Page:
Singapore’s latest drug-related execution revives death penalty debate
The last executions were carried out a year ago. Local authorities argue that most Singaporeans are in favour of the noose, but research casts doubt on their claim. Critics slam local courts that impose punitive order costs on lawyers who represent death row prisoners.
Singapore (AsiaNews) – Tangaraju Suppiah was hanged this morning after he was convicted of smuggling a kilo of cannabis from Malaysia.
The death of the 46-year-old man, a year and a day after that of Nagaenthran Dharmalingam and 11 other people guilty of drug-related crimes, ended a week of desperate attempts to have his sentence suspended.
During the COVID-19 pandemic executions were suspended for two years.
According to the Singapore government, the death penalty has overwhelming support among Singaporeans at 83 per cent.
Other surveys cited by the authorities in response to criticism indicate that people believe that the death penalty is a more effective deterrent than prison sentences against drug trafficking in the country.
Yet, for government critics, polls show more the authorities’ power to influence the population than that latter’s informed opinion; in fact, research by the University of Singapore found that in 2018, 60 per cent of respondents said they knew "little or nothing" about capital punishment.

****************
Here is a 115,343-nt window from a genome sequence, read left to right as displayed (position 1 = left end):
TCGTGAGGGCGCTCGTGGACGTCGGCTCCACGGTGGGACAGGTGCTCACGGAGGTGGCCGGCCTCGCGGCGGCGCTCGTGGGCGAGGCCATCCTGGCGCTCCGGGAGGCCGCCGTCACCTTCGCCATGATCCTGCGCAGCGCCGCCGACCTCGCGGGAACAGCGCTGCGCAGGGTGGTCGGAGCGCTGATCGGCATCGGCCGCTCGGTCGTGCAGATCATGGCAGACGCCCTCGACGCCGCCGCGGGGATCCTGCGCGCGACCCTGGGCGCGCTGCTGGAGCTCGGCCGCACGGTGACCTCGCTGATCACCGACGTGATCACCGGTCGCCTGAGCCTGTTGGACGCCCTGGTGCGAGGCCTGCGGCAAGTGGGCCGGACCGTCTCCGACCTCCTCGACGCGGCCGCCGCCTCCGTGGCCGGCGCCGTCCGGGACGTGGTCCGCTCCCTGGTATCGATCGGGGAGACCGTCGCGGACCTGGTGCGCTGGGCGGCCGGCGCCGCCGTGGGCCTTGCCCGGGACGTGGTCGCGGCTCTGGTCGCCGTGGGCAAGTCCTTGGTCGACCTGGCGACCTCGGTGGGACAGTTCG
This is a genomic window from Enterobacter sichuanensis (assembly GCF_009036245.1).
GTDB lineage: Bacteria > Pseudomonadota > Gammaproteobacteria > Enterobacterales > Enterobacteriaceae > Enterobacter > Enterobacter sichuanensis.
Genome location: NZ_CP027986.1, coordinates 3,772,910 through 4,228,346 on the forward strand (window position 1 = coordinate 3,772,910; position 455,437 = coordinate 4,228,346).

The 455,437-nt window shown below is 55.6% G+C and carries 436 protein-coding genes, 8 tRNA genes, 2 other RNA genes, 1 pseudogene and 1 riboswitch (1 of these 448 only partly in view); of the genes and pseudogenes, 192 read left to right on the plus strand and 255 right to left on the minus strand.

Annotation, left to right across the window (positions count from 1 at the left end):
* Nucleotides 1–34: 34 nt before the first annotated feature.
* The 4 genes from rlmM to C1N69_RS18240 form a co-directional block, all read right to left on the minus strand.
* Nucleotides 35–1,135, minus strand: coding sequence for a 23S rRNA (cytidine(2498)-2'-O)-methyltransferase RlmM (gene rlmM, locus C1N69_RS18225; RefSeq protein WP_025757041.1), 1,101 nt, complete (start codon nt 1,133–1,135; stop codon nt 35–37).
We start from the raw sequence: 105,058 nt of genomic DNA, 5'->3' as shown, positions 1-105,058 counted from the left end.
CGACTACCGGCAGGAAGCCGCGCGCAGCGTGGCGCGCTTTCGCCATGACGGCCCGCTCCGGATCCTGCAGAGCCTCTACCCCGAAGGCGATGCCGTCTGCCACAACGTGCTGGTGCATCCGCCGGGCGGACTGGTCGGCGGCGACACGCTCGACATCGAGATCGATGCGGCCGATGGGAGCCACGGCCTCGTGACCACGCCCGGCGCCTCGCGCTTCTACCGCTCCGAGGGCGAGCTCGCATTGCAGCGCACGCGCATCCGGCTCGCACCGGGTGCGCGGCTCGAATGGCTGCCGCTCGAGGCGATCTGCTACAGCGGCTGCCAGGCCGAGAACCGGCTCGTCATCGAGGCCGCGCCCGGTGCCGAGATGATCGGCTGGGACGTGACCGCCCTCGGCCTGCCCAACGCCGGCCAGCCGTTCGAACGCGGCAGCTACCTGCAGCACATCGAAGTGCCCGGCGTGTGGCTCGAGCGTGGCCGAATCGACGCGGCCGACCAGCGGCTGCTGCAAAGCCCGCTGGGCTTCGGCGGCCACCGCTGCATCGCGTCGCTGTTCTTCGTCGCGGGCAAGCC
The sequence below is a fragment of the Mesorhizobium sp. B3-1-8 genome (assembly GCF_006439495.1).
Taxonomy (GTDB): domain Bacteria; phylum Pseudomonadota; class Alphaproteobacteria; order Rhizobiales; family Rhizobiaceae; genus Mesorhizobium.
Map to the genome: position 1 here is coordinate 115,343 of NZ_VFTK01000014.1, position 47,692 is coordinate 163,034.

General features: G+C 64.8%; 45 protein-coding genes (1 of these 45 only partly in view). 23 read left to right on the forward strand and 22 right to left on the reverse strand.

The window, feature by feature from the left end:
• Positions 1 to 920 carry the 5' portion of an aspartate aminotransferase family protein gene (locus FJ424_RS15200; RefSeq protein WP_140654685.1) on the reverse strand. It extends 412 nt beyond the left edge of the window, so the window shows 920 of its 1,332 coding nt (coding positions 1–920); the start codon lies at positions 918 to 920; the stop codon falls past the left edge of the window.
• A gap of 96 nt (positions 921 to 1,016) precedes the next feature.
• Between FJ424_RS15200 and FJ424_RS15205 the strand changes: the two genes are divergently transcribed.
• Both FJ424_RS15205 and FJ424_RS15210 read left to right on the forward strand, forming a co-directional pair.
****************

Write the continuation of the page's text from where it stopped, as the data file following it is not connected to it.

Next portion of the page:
Still, today's execution has put the death penalty back in the spotlight. The legal battle to suspend the sentence failed in the end, but highlighted a series of legal shortcomings in the way evidence is collected, confession obtained and trials conducted.
The appeals of local and international groups opposed to the death penalty were also unheeded, including the UN High Commissioner for Human Rights.
Opposition by people like Virgin Group owner Richard Branson was seen as undue interference in Singapore’s domestic affairs.
On his blog, the British entrepreneur got in a tiff with the authorities in Singapore, where “capital punishment has already been in the spotlight due to its disproportionate use on minorities, [and] an obsession with small-scale drug traffickers”.
By way of a response, Singapore officials called the UK billionaire’s claims patently untrue. Nevertheless, last year, the International Commission of Jurists slammed the city-state for imposing punitive cost orders on lawyers who have represented clients on death row, calling for an end to this practice, which obstructs death-row inmates’ access to justice and effective remedies, their right to legal counsel, with several forced to represent themselves in court.